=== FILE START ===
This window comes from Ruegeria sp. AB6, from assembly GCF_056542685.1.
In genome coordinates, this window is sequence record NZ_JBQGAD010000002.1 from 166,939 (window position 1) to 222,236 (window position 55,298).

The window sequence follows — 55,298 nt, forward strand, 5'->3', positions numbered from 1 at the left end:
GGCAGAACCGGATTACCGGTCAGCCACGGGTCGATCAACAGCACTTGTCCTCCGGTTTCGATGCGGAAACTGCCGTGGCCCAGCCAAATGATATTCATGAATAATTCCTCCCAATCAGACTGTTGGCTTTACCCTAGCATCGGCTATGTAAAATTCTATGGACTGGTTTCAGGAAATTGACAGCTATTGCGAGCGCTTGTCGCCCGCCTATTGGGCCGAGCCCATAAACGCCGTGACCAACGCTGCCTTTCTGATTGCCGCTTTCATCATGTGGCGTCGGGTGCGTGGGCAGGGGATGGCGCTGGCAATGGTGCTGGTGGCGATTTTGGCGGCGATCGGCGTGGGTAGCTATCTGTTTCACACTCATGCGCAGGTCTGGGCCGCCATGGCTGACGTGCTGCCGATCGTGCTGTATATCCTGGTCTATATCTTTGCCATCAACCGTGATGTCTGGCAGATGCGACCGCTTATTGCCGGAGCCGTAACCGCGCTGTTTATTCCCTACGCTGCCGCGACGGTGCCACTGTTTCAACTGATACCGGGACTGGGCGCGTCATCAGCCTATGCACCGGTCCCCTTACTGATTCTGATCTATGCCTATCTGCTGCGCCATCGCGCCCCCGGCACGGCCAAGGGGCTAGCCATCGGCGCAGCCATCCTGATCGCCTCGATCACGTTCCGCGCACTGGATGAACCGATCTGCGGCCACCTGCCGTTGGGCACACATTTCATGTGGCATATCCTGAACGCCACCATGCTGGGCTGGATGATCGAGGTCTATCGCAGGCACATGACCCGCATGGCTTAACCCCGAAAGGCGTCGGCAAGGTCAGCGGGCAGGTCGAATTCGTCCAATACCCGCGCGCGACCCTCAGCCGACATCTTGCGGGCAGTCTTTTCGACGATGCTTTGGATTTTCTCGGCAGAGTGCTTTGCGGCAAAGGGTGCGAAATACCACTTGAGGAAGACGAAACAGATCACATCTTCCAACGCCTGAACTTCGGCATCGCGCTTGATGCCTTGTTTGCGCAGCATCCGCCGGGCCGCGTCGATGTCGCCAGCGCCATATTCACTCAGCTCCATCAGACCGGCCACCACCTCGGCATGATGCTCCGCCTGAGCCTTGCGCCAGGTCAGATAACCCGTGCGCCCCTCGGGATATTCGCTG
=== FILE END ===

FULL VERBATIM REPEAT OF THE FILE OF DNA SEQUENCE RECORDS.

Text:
This window comes from Ruegeria sp. AB6, from assembly GCF_056542685.1.
In genome coordinates, this window is sequence record NZ_JBQGAD010000002.1 from 166,939 (window position 1) to 222,236 (window position 55,298).

The window sequence follows — 55,298 nt, forward strand, 5'->3', positions numbered from 1 at the left end:
GGCAGAACCGGATTACCGGTCAGCCACGGGTCGATCAACAGCACTTGTCCTCCGGTTTCGATGCGGAAACTGCCGTGGCCCAGCCAAATGATATTCATGAATAATTCCTCCCAATCAGACTGTTGGCTTTACCCTAGCATCGGCTATGTAAAATTCTATGGACTGGTTTCAGGAAATTGACAGCTATTGCGAGCGCTTGTCGCCCGCCTATTGGGCCGAGCCCATAAACGCCGTGACCAACGCTGCCTTTCTGATTGCCGCTTTCATCATGTGGCGTCGGGTGCGTGGGCAGGGGATGGCGCTGGCAATGGTGCTGGTGGCGATTTTGGCGGCGATCGGCGTGGGTAGCTATCTGTTTCACACTCATGCGCAGGTCTGGGCCGCCATGGCTGACGTGCTGCCGATCGTGCTGTATATCCTGGTCTATATCTTTGCCATCAACCGTGATGTCTGGCAGATGCGACCGCTTATTGCCGGAGCCGTAACCGCGCTGTTTATTCCCTACGCTGCCGCGACGGTGCCACTGTTTCAACTGATACCGGGACTGGGCGCGTCATCAGCCTATGCACCGGTCCCCTTACTGATTCTGATCTATGCCTATCTGCTGCGCCATCGCGCCCCCGGCACGGCCAAGGGGCTAGCCATCGGCGCAGCCATCCTGATCGCCTCGATCACGTTCCGCGCACTGGATGAACCGATCTGCGGCCACCTGCCGTTGGGCACACATTTCATGTGGCATATCCTGAACGCCACCATGCTGGGCTGGATGATCGAGGTCTATCGCAGGCACATGACCCGCATGGCTTAACCCCGAAAGGCGTCGGCAAGGTCAGCGGGCAGGTCGAATTCGTCCAATACCCGCGCGCGACCCTCAGCCGACATCTTGCGGGCAGTCTTTTCGACGATGCTTTGGATTTTCTCGGCAGAGTGCTTTGCGGCAAAGGGTGCGAAATACCACTTGAGGAAGACGAAACAGATCACATCTTCCAACGCCTGAACTTCGGCATCGCGCTTGATGCCTTGTTTGCGCAGCATCCGCCGGGCCGCGTCGATGTCGCCAGCGCCATATTCACTCAGCTCCATCAGACCGGCCACCACCTCGGCATGATGCTCCGCCTGAGCCTTGCGCCAGGTCAGATAACCCGTGCGCCCCTCGGGATATTCGCTG